Louise Casey, who was appointed head of the government's Rough Sleepers' Unit in February, angered charity workers and the Big Issue magazine with her calls for a change in culture towards the homeless.
In a newspaper interview, Ms Casey said: "With soup runs and other kinds of charity help, well-meaning people are spending money servicing the problem on the streets and keeping it there. Even the Big Issue is perpetuating the problem.
"There is a sense of belonging on the streets and a feeling of safety in numbers. But where there is help inside, people should not take their help on to the streets."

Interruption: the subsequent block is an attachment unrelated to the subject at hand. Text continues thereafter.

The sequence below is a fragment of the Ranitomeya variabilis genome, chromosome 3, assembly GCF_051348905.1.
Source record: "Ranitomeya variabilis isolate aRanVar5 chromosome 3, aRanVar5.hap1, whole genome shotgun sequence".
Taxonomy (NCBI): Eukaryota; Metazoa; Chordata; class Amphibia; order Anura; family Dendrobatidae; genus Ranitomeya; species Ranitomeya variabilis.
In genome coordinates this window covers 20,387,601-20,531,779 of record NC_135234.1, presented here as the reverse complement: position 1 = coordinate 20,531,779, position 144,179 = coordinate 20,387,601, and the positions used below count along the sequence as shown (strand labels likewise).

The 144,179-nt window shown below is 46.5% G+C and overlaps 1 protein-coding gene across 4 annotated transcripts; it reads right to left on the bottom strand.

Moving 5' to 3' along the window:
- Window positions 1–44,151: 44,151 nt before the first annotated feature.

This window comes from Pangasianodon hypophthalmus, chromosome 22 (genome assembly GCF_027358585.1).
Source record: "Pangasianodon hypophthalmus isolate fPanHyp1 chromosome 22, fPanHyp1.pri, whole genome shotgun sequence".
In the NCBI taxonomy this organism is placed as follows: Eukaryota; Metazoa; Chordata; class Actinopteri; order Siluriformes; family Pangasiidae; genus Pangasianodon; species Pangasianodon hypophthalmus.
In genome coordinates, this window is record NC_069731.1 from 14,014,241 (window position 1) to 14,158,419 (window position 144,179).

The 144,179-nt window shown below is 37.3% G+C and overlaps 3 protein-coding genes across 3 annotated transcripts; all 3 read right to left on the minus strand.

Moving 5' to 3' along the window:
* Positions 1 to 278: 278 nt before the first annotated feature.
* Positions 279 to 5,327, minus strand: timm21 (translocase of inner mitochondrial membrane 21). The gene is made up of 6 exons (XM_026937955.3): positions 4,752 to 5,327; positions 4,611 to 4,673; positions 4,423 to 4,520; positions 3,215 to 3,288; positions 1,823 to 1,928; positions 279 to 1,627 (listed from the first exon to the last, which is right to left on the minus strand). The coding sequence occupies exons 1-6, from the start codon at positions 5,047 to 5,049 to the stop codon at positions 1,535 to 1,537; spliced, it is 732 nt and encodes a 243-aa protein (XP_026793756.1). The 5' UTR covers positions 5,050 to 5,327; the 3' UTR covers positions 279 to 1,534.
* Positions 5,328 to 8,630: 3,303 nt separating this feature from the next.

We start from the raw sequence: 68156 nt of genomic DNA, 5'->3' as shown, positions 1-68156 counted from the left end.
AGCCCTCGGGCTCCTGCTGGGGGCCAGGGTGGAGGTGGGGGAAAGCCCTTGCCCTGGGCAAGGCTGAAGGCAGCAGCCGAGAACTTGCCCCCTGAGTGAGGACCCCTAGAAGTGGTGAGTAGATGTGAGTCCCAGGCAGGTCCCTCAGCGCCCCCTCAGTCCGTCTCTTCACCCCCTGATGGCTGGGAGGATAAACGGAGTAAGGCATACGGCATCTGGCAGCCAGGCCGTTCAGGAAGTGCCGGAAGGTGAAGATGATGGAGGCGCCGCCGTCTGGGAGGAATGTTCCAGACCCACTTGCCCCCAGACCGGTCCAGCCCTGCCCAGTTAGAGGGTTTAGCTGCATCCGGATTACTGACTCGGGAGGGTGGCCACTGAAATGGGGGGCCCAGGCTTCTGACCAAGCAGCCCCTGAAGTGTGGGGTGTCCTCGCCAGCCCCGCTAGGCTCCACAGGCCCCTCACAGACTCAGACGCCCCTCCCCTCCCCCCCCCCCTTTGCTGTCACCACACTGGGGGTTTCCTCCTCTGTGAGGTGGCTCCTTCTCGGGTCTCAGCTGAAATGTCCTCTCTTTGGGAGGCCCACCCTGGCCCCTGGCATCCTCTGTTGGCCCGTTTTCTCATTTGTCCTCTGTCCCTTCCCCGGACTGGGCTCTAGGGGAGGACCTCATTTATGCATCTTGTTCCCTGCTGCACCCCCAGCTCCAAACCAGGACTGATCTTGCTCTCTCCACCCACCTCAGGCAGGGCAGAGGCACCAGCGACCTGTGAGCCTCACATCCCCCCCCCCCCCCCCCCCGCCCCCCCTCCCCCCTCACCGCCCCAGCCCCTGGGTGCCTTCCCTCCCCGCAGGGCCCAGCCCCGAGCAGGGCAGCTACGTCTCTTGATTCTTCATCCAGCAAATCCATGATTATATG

Ms Casey has plans to cut, over the next two years, the numbers of people sleeping rough - now about 2,000 - by two-thirds. But she said people were getting so much help on the streets they would often give up trying to find housing.
"There is a plethora of services on the streets," she said. "You can get a better sleeping bag on the Strand than you can in the camping shop Blacks."
The Big Issue's director, Sally Steinton, said she would be "horrified" if anyone were saying such things, arguing that the magazine gave homeless people an income preventing them from having to beg.
Bill Cochrane, of the Salvation Army, said the charity would continue soup runs and giving clothing and sleeping bags to people on the streets. "We have expressed our concern about the ad hoc nature of some soup runs because they are unreliable for those in real need. But as long as there are people out there on the streets, we will go to them."Reuse content